This January, the Linguistic Society of America will celebrate its 100th anniversary. The effort to create a Linguistic Society, one dedicated to “the advancement of the scientific study of language,” took root in 1924. The first meeting was held in December of that year and its flagship journal Language began publication in March of 1925.
Among other things, much of the Linguistic Society’s history is presented in Frederick J. Newmeyer’s excellent American Linguistics in Transition: From Post-Bloomfieldian Structuralism to Generative Grammar, which documents issues, events, and personalities from the 1920s through the 1980s. Today, the Linguistic Society draws up to 1,300 attendees at its early January meetings, which alternate between convention-ready cities in the eastern, central, and western US.
The LSA, as it is known, shares a lot of interests with the American Dialect Society (founded in in 1889) and the North American Association for the History of the Language Sciences (founded in 1987), which meet at the same time and place. Over the years (and before the pandemic), the Society also met together with American Name Society (founded in 1951), the Society for Pidgin and Creole Linguistics (founded in 1989), and the Society for the Study of the Indigenous Languages of the Americas (founded in 1981).
With over 3,000 members, the Linguistic Society also sponsors minicourses, student fellowships, awards, and a number of special interest sections. And since 1928 it has facilitated biennial Summer Institutes where scholars and students gather for a month-long program of courses, special lectures, and social events.
Like all organizations, the Linguistic Society has had its ups and downs, but many linguists are planning to gather in the city where it all began—New York and to celebrate the last century and think about the next hundred years of the scientific study of language. And one thing you can be sure will happen is that “Happy Birthday” will be sung.
Not just because it is the Society’s birthday, but because the song has a special connection to the Linguistic Society. “Happy Birthday” was written in 1893 by two sisters, Mildred Jane Hill and Patty Smith Hill, teachers in Louisville, Kentucky. After considerable legal wrangling with a publisher who claimed to hold the copyright, the Hill family set up a trust and a charitable foundation which had a share of the royalties.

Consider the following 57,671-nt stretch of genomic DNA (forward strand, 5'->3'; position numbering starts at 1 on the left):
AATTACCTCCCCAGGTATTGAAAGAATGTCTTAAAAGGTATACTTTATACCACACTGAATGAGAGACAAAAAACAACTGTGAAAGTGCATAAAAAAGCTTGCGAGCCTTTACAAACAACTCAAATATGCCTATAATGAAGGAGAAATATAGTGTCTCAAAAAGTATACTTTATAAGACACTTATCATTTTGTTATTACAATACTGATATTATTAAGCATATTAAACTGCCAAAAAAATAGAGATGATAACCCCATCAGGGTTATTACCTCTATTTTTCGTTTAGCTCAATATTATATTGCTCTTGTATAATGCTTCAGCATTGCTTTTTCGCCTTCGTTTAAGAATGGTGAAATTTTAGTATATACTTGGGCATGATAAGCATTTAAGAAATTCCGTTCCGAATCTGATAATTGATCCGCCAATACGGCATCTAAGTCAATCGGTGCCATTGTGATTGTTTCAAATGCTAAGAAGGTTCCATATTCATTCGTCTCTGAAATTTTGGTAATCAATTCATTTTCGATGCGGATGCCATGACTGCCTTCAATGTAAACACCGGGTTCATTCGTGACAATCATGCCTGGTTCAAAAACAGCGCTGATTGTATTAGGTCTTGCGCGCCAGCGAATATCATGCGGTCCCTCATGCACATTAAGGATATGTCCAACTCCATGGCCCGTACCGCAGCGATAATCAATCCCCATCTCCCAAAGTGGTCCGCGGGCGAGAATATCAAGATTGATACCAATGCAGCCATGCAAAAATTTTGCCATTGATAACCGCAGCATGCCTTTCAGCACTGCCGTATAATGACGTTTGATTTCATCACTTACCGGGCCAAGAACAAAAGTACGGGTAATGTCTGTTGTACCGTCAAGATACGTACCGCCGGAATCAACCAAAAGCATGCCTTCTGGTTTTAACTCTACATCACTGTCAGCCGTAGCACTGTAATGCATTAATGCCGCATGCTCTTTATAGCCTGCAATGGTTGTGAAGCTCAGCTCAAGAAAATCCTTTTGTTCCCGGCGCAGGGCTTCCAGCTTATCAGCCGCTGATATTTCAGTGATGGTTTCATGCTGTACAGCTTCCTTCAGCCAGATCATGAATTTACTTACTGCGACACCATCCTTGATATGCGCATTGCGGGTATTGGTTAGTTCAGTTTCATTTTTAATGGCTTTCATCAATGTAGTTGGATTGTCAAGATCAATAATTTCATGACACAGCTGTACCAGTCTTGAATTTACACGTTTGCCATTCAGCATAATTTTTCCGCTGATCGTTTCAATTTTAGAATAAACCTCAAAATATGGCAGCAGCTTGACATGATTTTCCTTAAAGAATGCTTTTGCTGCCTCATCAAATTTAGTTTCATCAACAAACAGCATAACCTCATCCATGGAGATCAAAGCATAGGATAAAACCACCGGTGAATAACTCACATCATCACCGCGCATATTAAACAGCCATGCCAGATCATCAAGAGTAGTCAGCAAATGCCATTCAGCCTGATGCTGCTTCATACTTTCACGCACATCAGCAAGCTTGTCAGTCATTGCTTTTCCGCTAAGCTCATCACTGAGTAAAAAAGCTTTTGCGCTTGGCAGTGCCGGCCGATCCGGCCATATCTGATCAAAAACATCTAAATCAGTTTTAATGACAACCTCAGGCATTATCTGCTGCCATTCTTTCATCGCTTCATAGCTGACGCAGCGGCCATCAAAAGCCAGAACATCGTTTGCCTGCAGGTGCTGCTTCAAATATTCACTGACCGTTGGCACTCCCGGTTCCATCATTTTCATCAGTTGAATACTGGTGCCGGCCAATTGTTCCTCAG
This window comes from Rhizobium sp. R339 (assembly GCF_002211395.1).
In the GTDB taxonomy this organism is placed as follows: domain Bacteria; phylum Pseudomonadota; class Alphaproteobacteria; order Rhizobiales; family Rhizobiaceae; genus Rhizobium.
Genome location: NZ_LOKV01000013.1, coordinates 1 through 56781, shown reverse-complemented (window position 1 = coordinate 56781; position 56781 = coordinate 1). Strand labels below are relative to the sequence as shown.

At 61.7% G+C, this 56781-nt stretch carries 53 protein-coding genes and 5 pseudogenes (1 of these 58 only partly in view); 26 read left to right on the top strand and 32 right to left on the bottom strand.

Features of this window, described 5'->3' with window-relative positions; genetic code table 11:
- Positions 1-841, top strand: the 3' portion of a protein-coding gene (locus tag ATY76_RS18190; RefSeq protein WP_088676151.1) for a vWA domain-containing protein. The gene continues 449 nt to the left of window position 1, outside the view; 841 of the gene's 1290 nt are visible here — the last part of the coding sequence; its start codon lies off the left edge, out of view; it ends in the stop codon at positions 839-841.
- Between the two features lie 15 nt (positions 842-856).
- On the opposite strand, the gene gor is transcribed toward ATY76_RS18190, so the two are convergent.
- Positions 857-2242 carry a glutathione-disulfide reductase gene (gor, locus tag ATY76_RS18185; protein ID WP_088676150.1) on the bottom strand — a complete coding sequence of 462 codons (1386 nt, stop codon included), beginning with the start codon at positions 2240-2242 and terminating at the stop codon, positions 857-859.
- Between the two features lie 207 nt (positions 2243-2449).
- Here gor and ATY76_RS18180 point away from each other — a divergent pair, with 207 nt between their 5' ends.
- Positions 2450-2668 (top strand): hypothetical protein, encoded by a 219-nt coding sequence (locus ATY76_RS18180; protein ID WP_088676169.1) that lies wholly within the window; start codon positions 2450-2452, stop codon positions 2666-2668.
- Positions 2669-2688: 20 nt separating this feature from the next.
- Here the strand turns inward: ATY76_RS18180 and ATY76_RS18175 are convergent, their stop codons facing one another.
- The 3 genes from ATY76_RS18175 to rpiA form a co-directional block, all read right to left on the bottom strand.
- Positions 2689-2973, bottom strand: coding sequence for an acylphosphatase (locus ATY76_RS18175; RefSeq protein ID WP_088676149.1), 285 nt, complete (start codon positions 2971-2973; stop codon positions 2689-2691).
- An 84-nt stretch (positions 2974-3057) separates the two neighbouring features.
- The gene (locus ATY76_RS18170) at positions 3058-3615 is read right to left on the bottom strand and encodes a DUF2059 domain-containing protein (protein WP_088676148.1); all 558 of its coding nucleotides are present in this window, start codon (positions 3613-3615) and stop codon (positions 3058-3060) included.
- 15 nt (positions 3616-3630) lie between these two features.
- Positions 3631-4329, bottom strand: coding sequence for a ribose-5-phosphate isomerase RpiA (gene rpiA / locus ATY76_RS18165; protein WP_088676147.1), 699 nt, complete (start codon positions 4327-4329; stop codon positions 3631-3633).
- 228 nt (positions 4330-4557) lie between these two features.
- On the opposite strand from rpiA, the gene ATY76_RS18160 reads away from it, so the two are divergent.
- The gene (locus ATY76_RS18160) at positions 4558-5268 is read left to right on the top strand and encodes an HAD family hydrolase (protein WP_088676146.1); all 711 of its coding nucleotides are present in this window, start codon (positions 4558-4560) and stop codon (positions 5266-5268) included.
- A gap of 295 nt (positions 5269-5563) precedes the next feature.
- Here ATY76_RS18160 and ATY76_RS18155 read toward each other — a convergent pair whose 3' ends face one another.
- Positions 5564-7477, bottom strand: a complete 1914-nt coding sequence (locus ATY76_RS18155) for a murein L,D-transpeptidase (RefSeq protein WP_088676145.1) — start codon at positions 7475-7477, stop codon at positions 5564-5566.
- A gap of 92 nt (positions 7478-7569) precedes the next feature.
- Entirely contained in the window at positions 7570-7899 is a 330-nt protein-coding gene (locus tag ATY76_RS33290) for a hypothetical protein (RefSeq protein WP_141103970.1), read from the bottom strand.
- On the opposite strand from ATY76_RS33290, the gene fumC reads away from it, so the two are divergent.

You can read about the copyright history in Robert Brauneis’s 2009 article “Copyright and the World’s Most Popular Song” in the Journal of the Copyright Society of the U.S.A. Mildred Hill, a musicologist, died in 1916; Patty passed away in 1946, and a third sister, Jessica Mateer Hill (who together with Patty managed the foundation and family trust) died in 1951. At that point, the trust revenue went to the nephew of the sisters, a University of Texas linguistics professor named Archibald A. Hill. Hill joined the Linguistic Society in 1928, served as Secretary-Treasurer from 1950-1968 and as the Society’s president in 1969.
And when Archibald Hill died in 1992, the assets of the trust became the property of the Association for Childhood Education, as per the instructions in Jessica Hill’s will. The remainder of his estate went to a family friend. While he did not leave the rights to “Happy Birthday” to the LSA, as some have wondered, Hill was a savvy steward of the LSA funds as Secretary-Treasurer. Today the Society’s Washington, DC, headquarters are in the Archibald A. Hill Suite at the Monroe House.
As for “Happy Birthday,” a legal settlement in 2016 placed the song in the public domain, so I’m pretty sure linguists will be singing it in January.
Featured image by Luca Bravo via Unsplash